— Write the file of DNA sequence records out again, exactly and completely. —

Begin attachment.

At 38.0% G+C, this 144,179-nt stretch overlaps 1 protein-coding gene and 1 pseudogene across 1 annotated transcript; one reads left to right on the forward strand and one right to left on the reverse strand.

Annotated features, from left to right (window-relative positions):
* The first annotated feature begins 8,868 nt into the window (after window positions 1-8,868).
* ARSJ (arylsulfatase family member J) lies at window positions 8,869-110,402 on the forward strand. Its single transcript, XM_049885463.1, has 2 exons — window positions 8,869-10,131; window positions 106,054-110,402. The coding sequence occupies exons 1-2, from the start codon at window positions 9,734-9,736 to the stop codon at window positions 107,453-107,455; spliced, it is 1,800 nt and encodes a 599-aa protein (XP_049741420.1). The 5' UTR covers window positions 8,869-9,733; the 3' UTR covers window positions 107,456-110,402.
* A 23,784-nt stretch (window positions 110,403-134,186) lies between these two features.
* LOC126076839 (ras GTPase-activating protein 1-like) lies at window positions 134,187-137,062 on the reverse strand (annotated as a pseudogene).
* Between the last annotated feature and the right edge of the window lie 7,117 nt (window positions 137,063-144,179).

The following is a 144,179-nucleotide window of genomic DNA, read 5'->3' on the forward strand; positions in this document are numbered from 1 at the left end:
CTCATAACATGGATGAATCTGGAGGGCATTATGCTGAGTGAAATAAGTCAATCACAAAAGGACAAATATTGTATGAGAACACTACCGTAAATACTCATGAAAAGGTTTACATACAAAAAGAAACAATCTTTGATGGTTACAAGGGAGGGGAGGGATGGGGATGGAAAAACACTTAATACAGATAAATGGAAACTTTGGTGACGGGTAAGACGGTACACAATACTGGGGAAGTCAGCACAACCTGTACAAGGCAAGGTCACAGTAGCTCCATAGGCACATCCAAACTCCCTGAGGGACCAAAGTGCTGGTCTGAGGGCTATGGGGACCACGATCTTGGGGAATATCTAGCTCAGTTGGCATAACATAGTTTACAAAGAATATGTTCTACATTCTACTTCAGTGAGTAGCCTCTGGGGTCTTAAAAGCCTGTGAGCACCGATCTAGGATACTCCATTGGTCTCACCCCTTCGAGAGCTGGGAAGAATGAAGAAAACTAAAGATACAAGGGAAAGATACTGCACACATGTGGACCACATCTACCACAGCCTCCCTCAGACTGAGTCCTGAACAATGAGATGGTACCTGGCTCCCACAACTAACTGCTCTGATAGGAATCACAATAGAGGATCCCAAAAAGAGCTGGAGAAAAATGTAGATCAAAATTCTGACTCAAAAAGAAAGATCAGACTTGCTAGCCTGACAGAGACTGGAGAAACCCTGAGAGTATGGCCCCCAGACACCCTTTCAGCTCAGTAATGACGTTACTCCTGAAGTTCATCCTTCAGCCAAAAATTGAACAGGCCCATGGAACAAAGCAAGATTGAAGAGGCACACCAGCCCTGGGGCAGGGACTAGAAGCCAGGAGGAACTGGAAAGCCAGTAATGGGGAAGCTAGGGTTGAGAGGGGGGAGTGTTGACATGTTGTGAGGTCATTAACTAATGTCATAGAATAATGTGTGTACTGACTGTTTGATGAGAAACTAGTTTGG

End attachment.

At 38.0% G+C, this 144,179-nt stretch overlaps 1 protein-coding gene and 1 pseudogene across 1 annotated transcript; one reads left to right on the forward strand and one right to left on the reverse strand.

Annotated features, from left to right (window-relative positions):
* The first annotated feature begins 8,868 nt into the window (after window positions 1-8,868).
* ARSJ (arylsulfatase family member J) lies at window positions 8,869-110,402 on the forward strand. Its single transcript, XM_049885463.1, has 2 exons — window positions 8,869-10,131; window positions 106,054-110,402. The coding sequence occupies exons 1-2, from the start codon at window positions 9,734-9,736 to the stop codon at window positions 107,453-107,455; spliced, it is 1,800 nt and encodes a 599-aa protein (XP_049741420.1). The 5' UTR covers window positions 8,869-9,733; the 3' UTR covers window positions 107,456-110,402.
* A 23,784-nt stretch (window positions 110,403-134,186) lies between these two features.
* LOC126076839 (ras GTPase-activating protein 1-like) lies at window positions 134,187-137,062 on the reverse strand (annotated as a pseudogene).
* Between the last annotated feature and the right edge of the window lie 7,117 nt (window positions 137,063-144,179).

The following is a 144,179-nucleotide window of genomic DNA, read 5'->3' on the forward strand; positions in this document are numbered from 1 at the left end:
CTCATAACATGGATGAATCTGGAGGGCATTATGCTGAGTGAAATAAGTCAATCACAAAAGGACAAATATTGTATGAGAACACTACCGTAAATACTCATGAAAAGGTTTACATACAAAAAGAAACAATCTTTGATGGTTACAAGGGAGGGGAGGGATGGGGATGGAAAAACACTTAATACAGATAAATGGAAACTTTGGTGACGGGTAAGACGGTACACAATACTGGGGAAGTCAGCACAACCTGTACAAGGCAAGGTCACAGTAGCTCCATAGGCACATCCAAACTCCCTGAGGGACCAAAGTGCTGGTCTGAGGGCTATGGGGACCACGATCTTGGGGAATATCTAGCTCAGTTGGCATAACATAGTTTACAAAGAATATGTTCTACATTCTACTTCAGTGAGTAGCCTCTGGGGTCTTAAAAGCCTGTGAGCACCGATCTAGGATACTCCATTGGTCTCACCCCTTCGAGAGCTGGGAAGAATGAAGAAAACTAAAGATACAAGGGAAAGATACTGCACACATGTGGACCACATCTACCACAGCCTCCCTCAGACTGAGTCCTGAACAATGAGATGGTACCTGGCTCCCACAACTAACTGCTCTGATAGGAATCACAATAGAGGATCCCAAAAAGAGCTGGAGAAAAATGTAGATCAAAATTCTGACTCAAAAAGAAAGATCAGACTTGCTAGCCTGACAGAGACTGGAGAAACCCTGAGAGTATGGCCCCCAGACACCCTTTCAGCTCAGTAATGACGTTACTCCTGAAGTTCATCCTTCAGCCAAAAATTGAACAGGCCCATGGAACAAAGCAAGATTGAAGAGGCACACCAGCCCTGGGGCAGGGACTAGAAGCCAGGAGGAACTGGAAAGCCAGTAATGGGGAAGCTAGGGTTGAGAGGGGGGAGTGTTGACATGTTGTGAGGTCATTAACTAATGTCATAGAATAATGTGTGTACTGACTGTTTGATGAGAAACTAGTTTGG